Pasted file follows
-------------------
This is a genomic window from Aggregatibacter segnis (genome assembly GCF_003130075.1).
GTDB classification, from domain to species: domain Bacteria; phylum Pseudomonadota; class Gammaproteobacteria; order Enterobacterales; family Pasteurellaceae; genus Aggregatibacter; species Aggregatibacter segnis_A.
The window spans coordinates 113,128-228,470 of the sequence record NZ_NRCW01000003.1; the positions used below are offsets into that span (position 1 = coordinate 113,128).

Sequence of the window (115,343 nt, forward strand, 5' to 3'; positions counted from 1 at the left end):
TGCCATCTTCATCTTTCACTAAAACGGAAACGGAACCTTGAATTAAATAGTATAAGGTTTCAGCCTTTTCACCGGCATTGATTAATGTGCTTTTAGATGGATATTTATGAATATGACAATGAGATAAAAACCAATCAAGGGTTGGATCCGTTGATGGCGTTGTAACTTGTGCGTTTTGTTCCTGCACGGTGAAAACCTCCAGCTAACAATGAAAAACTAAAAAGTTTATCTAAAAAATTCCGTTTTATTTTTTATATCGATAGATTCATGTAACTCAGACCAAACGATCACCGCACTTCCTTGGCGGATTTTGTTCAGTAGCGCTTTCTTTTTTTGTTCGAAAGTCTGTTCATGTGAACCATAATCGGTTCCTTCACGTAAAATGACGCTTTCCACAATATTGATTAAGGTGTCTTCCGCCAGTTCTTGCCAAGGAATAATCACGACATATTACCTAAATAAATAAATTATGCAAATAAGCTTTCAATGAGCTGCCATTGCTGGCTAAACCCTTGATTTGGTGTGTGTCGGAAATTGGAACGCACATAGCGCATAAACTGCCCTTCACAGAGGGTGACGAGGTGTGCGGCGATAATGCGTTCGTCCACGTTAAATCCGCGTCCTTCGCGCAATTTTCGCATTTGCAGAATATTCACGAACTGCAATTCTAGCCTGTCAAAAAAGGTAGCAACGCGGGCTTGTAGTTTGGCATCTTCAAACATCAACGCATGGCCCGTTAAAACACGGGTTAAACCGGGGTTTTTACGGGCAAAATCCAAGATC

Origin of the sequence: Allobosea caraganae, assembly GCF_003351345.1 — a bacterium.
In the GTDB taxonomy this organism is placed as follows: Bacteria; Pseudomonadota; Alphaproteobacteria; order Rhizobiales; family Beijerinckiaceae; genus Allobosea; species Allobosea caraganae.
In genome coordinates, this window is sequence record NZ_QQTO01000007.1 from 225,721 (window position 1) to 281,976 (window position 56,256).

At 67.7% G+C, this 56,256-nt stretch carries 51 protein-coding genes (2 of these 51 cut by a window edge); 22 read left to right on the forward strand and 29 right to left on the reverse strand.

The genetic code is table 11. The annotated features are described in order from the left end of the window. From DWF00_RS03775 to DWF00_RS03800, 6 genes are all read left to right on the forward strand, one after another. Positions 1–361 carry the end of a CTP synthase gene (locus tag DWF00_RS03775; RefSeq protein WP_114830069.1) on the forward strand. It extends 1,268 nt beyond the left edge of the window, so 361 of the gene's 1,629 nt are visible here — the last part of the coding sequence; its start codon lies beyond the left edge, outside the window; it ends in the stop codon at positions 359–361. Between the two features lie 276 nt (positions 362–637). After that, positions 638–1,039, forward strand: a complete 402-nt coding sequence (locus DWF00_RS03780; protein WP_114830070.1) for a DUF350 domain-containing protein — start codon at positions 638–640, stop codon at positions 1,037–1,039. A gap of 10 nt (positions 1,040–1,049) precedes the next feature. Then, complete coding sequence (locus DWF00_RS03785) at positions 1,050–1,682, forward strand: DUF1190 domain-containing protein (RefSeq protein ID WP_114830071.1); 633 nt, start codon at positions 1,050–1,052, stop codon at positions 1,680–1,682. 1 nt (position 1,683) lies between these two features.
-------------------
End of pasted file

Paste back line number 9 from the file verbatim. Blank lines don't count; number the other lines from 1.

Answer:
At 67.7% G+C, this 56,256-nt stretch carries 51 protein-coding genes (2 of these 51 cut by a window edge); 22 read left to right on the forward strand and 29 right to left on the reverse strand.